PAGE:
In Part I of this article, I explained why I have issues with the traditional idea that individuals should provide for their required level of retirement income (beyond what is provided by Social Security and any pensions) entirely with assets with zero risk of loss of principal (e.g. Treasury bonds). In Part II, I discuss the alternative approaches.
There are two investments that have zero loss of principal: traditional Treasury bonds and Treasury Inflation-Protected Securities (TIPS), which are Treasury bonds with embedded protection against inflation.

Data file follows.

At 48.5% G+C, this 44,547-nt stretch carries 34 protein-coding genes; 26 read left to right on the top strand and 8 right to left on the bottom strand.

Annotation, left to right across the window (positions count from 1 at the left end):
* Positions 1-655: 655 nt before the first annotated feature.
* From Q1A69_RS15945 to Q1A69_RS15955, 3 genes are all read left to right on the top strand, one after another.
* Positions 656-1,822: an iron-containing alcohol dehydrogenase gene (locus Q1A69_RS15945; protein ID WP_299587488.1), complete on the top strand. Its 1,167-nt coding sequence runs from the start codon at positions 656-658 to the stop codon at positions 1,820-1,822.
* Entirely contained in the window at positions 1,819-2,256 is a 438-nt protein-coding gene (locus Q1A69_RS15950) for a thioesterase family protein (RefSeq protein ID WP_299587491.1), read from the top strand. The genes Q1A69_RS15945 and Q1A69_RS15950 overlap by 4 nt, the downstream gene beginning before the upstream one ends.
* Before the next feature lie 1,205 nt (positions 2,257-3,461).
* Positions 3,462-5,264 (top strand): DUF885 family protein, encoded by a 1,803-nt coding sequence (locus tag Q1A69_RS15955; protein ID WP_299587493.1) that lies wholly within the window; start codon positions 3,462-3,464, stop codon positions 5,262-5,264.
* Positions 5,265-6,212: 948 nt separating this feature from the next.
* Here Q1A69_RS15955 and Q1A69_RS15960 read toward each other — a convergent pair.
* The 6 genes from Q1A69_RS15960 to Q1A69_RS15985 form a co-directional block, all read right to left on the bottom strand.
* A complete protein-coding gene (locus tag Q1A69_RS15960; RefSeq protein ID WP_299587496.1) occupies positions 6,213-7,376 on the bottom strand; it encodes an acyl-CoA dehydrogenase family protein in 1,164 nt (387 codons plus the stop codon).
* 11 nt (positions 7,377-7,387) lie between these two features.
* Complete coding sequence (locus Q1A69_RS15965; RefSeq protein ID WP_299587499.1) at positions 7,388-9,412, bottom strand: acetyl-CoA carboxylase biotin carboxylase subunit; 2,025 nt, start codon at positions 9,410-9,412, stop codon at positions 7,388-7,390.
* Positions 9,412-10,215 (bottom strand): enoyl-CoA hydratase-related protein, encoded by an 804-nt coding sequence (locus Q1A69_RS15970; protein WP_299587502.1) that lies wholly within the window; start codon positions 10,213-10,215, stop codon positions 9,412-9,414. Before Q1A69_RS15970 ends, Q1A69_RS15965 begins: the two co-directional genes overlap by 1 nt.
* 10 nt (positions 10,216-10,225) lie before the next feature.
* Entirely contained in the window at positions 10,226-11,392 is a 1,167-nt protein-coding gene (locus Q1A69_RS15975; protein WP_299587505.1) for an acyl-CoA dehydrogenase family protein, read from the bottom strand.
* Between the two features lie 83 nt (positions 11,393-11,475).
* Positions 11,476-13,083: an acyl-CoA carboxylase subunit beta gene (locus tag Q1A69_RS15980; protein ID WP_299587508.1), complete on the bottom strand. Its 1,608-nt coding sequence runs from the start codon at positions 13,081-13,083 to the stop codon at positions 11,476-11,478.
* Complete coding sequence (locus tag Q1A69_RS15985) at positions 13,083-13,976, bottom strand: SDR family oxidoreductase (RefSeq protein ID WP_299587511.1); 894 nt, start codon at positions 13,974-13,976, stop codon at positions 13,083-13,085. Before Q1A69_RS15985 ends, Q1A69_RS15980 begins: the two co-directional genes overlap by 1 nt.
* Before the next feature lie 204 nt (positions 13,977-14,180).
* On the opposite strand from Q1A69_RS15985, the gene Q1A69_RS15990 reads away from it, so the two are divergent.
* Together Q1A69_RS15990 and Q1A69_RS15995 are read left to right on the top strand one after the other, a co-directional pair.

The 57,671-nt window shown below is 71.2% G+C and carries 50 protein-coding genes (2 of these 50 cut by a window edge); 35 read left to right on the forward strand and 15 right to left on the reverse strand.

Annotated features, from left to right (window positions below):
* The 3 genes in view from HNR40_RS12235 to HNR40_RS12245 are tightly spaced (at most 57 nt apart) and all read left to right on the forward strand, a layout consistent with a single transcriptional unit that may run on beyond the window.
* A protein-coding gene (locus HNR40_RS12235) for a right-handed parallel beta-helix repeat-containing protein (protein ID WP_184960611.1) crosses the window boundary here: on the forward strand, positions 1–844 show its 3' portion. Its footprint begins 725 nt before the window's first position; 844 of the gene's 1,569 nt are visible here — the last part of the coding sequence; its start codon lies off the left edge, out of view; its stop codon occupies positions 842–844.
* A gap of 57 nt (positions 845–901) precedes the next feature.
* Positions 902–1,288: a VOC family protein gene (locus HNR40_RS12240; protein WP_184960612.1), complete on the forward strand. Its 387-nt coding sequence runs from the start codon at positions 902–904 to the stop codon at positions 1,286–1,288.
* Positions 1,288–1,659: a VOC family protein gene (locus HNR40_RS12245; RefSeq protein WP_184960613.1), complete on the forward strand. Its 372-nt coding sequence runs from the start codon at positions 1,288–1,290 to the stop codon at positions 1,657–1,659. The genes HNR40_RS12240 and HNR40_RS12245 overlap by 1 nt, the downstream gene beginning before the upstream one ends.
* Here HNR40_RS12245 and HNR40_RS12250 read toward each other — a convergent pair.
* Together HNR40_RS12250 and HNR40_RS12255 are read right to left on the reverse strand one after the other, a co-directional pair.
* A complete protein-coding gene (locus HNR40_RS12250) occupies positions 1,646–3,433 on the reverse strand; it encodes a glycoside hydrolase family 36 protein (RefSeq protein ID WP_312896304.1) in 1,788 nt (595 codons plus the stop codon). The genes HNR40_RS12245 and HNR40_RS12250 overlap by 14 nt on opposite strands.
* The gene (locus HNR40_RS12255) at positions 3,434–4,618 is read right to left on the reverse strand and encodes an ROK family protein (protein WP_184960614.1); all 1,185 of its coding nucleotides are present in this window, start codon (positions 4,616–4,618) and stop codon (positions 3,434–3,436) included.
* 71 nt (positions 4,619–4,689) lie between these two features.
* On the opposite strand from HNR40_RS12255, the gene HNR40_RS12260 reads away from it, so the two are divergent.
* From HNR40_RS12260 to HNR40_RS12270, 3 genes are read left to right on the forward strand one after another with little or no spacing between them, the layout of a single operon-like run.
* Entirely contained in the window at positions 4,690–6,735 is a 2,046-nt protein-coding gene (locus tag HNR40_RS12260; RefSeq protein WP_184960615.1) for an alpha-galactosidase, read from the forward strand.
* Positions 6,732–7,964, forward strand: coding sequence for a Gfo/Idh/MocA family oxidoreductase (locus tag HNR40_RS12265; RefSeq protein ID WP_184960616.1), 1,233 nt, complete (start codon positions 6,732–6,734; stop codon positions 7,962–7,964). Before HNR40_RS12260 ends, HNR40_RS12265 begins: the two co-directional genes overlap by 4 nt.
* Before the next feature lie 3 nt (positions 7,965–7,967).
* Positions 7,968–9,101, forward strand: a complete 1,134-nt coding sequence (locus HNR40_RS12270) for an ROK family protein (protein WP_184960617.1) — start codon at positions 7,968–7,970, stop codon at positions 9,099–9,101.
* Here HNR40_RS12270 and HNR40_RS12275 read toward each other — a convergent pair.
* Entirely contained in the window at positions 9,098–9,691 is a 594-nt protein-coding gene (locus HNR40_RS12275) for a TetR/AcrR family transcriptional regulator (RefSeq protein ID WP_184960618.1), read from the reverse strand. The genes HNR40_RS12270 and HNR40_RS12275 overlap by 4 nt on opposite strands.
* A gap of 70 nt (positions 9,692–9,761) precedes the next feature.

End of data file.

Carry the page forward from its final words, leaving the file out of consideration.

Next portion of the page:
I agree with the notion that people need to save and invest so as to be able to provide a very reliable and consistent income stream in retirement. Zvi Bodie has presented a compelling argument that investments in stocks do not become less risky as you hold them for longer periods, so that investors cannot rely on stocks as part of their required income stream. I have performed detailed analysis of Bodie’s argument and I agree with his argument: the magnitude of loss that you can face with an equity-heavy portfolio increases the longer you hold the portfolio. As I noted in Part I, William Bernstein has recently advocated for a portfolio in which all of your required income is provided by Treasuries and annuities, largely consistent with Bodie. Continue reading